So it’s 2014 now and I’ve crunched in the numbers for 2013.
2013 was a bad year as far as sales were concerned. I can’t lie about that. Back in 2012, I had two titles and used Amazon’s KDP exclusively. I had two titles and had sales for every giveaway I did. It didn’t amount to much, but I was a new author trying out self-publish, so what did I have to lose? Nothing.
I had been reading a lot online about self-publishing and which platforms I should use. There was basically two options : have all your eggs in one basket and use only KDP or spread your titles to every single outlet available. I figured it was still early in the game (both concerning my career and self-publishing) so why not try a few things, right?
So the plan for 2013 was this. I would have one title on KDP in a category that’s no so competitive so that I can get into bestselling lists more easily. That title was Northern Gothic (think Bukowski meets Al Purdy) and there is NO WAY a book like that would ever become popular. It’s dark, trashy poetry about life in urban decay (not exactly 50 shades of gray, you know?)
I spread out my other titles to every vendors I could find. I opened an account directly with Kobo, used Smashwords for everybody else. Every other vendor on the plant gave me a grand total of 4 sales. That’s it! And those 4 sales required me to do a lengthy book tour and a shitload of work (interviews, guest blogs, etc…) because I’m simply not known enough for people to just go looking for my books. I’m still the guy “you might just give him a try.”
So the year went on and the sales weren’t there, at all. I didn’t know what I was doing wrong. One of my worst titles was “low down,” a noir. But here’s the thing, in 2013, Amazon has diversified its categories, which meant that there now was a “noir” category. Same goes for Satire, my other preferred style.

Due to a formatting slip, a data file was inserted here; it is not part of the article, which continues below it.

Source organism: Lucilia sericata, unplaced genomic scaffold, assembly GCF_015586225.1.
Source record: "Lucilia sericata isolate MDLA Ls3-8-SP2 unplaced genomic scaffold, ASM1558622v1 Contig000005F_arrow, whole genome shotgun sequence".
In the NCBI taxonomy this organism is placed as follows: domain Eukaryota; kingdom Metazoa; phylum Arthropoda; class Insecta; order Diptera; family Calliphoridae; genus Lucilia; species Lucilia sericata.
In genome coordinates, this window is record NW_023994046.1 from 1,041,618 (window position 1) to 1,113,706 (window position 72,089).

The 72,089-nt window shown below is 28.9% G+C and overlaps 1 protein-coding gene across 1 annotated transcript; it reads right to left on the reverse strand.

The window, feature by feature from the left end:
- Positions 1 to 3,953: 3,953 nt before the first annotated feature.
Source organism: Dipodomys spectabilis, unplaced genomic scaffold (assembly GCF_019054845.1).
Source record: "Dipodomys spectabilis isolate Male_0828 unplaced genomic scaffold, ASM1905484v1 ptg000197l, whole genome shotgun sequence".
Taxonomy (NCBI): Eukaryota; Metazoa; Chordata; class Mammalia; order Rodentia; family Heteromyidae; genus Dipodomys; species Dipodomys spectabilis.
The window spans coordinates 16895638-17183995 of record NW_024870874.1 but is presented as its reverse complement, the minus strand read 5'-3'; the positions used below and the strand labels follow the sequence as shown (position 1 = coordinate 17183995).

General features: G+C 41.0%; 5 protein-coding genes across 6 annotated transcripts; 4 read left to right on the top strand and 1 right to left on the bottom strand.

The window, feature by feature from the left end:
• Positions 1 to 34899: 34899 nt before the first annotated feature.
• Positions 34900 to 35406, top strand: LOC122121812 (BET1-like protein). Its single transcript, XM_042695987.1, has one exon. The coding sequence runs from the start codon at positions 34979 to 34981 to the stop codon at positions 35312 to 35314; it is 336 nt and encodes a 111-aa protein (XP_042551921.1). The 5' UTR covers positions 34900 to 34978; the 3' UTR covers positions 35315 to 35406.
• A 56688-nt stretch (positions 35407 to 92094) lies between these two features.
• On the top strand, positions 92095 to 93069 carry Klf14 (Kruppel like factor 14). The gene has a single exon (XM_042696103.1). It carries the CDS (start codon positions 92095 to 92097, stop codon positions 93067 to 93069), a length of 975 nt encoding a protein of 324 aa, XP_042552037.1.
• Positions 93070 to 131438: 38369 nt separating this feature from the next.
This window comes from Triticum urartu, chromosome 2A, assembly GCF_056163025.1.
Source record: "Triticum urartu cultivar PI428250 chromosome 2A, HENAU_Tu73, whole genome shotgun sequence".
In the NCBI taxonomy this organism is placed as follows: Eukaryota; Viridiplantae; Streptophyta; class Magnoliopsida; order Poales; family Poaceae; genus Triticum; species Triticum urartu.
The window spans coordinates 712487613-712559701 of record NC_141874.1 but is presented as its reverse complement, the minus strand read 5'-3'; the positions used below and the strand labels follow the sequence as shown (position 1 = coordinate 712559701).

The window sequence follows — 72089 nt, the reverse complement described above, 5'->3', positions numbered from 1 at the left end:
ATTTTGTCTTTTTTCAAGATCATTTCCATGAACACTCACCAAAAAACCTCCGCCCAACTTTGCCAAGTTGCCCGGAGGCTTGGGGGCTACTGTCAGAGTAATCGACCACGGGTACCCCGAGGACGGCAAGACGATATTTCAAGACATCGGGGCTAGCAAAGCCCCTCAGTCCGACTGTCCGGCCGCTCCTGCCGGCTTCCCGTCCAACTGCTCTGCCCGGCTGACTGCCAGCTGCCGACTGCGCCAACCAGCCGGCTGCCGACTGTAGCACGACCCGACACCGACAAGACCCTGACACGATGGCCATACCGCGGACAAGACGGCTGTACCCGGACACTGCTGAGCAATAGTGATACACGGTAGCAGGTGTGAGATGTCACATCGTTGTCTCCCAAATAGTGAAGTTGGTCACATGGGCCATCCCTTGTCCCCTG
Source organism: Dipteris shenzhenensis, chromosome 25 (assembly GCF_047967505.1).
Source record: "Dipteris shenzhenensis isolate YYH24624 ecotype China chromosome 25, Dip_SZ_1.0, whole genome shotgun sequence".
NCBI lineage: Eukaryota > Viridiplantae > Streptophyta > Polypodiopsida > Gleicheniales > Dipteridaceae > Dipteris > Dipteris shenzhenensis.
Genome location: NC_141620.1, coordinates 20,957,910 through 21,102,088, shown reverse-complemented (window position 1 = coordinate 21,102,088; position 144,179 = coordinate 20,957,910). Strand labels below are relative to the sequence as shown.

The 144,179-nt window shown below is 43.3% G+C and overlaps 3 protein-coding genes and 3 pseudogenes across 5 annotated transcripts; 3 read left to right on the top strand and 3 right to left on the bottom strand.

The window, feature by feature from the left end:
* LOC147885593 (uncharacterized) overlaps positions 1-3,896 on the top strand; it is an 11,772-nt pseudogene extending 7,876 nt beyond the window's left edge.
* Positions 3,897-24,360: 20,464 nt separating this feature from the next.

This is important to me because noir used to be together with the rest of mystery and that’s a problem because “noir” is a genre that’s a lot less popular than mystery in general. Most mystery novels are there to entertain the reader, they tackle murder or crime, but in what I call a “lighter fashion.” It’s like watching Castle rather than Ichi the Killer. Both stories tackle murder and crime, but in two very different ways. If you’ve ever watched Ichi the Killer, you know what I’m talking about.
That said, amazon had introduced a noir category this year so I figured I had a shot at a decent giveaway for one of my titles that was dead in the water. So with the intention of kicking a dead pig, I pulled out Low Down from Smashwords and Kobo. (It actually took a few weeks for the signal to reach all the vendors and pull my books of their virtual shelves.
I also said “fuck it” and didn’t strategize anything. I didn’t tweet (I hate twitter anyways) I didn’t post on my blog or Goodreads. I didn’t pay for a book tour, I didn’t pay for Bookbub or nothing.
I wanted to see how the giveaway worked on its own. I started it on a Monday in December and waited to see the results come in. The first day was slow, but things picked up and landed me in a decent ranking position (I spend two days at no. 1-Free in noir. But then Tony Black did a giveaway the same days I was doing mine and outranked me in a second, but I take a bit of pride in thinking that my books could even stick close to his.)
That single giveaway (requiring no upkeep and money on my part) reached out 700 readers and translated into 5 sales. I know, “five sales, come on!” right? But those five sales were enough to get my book in the top 40 (sales) for Noir for a few days. That might sound silly, but the truth is that Low Down had been doing a few steady sales throughout 2012 and was doing so continually until I pulled it out of KDP and sent it to other vendors. I can safely assume that Low Down would have sold a few copies a month, every month, which would have been enough to keep it in the top 40 for way longer than a few days. (And sticking to a top list is the only way you really manage to get sales going.)